I don’t know about you, but when I hear the name ‘Disney,’ my mind automatically jumps to the infamous mouse and anything animated. Oh, the great strength and success of branding. Because Disney is such a notable name, one might wonder why there is a building in Downtown Oshawa called the Disney Building. I’ll just come out and say it, no, Walt has no known ties to our City! But Oshawa did have its own set of Disney brothers who left a lasting mark on Oshawa’s downtown.
In 1882, John E. Disney married Sarah McKittrick, and together they had three sons. William Frederick was born in 1883, Llewellyn Victor was born in 1888, and Roy Stanley was born in 1893.
LV and RS made their names known through their successful furniture and undertaking business. In 1888, a man named Alex McLean began the business, which LV bought in 1909. The brothers established an ambulance service, which was boasted as the finest ambulance between Toronto and Montreal.
The undertaking business operated at various addresses around downtown Oshawa, including along Simcoe Street and on Bond Street. By 1923, the Disney Funeral Service was found at 31 King Street East; in 1924, the building at 27-33 King Street East is known as the Disney Block. It was originally built in 1920, and still stands in our downtown, remarkable due to the archway and the identifying ‘Disney Building’ lettering.
LV Disney had a variety of other interests, including real estate and local politics, serving as an Alderman. In 1930, Matthew F. Armstrong purchased the funeral business, changing the name to Armstrong Funeral Home. It still operates today at 124 King Street East, a location they have occupied since 1936.
Oshawa’s largest bakery, Tod’s Bread Limited, was established in 1890 by David M. Tod. Mr. Tod was born in November 1865 in Bowmanville to Mr. and Mrs. Charles Tod. At the age of 13, D.M. Tod quit school and began working in his father’s bakery. After a few years there, he travelled to the United States but eventually returned to Oshawa.
D.M. Tod’s bakery was located at the corner of Bond and Centre Streets. It was a solid brick, one storey building, sixty-six feet long and sixty feet wide. In this building was the flour store room, the shipping room, wagon shed and the bread shop proper as well as the latest machinery known to the science of bread making. The stable, which was located behind the bakery, was large enough to house 10 horses and had a separate harness room. It was also equipped with running water and electricity.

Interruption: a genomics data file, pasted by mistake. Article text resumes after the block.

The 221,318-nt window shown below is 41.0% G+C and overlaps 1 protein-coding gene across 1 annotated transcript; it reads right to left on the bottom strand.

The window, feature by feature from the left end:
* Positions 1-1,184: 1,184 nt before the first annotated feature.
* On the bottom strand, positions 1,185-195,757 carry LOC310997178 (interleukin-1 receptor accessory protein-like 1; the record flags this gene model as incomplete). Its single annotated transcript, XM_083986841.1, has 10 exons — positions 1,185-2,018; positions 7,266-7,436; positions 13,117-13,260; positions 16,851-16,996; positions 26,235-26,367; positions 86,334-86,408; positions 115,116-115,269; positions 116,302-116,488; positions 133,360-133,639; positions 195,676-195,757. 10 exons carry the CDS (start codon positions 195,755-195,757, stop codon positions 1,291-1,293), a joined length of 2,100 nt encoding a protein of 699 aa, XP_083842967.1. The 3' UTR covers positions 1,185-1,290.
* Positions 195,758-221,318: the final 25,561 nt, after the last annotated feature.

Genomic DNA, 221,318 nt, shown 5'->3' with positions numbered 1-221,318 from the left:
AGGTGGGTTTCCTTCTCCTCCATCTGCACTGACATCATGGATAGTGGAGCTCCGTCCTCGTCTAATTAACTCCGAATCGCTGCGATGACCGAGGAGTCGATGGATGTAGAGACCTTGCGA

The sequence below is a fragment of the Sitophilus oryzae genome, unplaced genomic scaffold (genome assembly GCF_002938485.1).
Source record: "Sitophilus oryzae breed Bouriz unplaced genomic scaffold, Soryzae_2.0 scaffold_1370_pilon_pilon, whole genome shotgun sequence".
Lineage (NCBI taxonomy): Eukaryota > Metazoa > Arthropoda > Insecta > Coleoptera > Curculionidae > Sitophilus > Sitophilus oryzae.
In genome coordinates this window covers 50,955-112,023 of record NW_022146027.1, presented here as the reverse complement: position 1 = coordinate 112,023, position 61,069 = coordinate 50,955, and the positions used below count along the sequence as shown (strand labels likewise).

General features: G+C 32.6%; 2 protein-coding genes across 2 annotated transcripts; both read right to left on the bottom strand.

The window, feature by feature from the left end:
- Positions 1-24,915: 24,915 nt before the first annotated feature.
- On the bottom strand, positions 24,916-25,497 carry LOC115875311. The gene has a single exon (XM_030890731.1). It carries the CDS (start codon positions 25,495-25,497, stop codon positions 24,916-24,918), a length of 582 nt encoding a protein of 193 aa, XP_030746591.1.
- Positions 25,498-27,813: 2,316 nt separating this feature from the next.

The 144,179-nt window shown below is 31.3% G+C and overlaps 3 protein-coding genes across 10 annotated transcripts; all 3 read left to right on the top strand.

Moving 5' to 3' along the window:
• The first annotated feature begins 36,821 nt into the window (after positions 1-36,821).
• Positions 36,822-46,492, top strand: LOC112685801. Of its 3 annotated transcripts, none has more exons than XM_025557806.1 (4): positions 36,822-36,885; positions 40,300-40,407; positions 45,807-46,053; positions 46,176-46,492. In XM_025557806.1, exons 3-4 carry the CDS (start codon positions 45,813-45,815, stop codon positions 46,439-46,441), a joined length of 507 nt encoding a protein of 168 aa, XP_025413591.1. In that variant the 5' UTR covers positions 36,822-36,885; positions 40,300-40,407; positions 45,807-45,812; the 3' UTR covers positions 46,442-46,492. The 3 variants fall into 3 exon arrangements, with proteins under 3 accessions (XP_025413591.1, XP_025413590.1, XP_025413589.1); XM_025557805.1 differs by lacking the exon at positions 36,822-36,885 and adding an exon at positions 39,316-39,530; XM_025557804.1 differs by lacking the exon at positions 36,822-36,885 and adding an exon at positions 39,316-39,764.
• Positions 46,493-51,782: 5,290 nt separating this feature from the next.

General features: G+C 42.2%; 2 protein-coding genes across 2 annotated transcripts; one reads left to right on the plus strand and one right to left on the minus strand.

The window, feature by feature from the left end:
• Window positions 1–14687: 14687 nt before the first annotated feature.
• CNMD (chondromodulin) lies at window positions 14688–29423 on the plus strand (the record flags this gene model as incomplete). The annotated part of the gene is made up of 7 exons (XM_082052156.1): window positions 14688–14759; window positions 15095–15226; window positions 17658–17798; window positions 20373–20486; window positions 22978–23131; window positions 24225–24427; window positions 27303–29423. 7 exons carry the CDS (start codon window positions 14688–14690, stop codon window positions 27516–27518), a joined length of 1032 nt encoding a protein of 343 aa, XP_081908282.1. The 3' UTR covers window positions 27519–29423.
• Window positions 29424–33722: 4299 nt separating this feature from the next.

In 1895, a confectionery shop was opened by D.M. Tod at 20 King St. W., the old McChesney Bakery property. Here people were able to purchase some of his bakery products as well as visit the light lunch parlour, where ice cream was served in the summer and hot drinks in the winter. At the rear of the parlour was the confectionery shop where the “home made” taffies and chocolates were available.
In 1909, the bakery was averaging 1600 loaves of bread daily with an additional 1000 on Saturdays to meet the demand for their fine products. The bakery employed 5 bread makers, 3 fancy bakers, 5 delivery drivers, a stable hand and several clerks to run the operation. The delivery wagons were traveling throughout Oshawa, Port Perry, Brooklin, Myrtle, Ashburn, Raglan and Columbus on a daily basis.
In 1915, the confectionery shop located at 20 King St. W. was sold to Mr. J. Welsh.
By 1927, the bakery had prospered. D.M. Tod now had his son-in-law, R.L. Gray working as Assistant General Manager of the business. The bakery was equipped with more state of the art machinery that allowed for the output of 800 loaves of bread every 45 minutes. There were 20 employees whose combined wages totaled $30,000. The bakery had 10 delivery wagons on the road daily as well as delivery trucks for long distance hauls. The delivery trucks would travel 30 to 50 miles from Oshawa to reach the ever growing demand for their popular products. The bakery was the second largest industry in Oshawa to provide group insurance for its employees.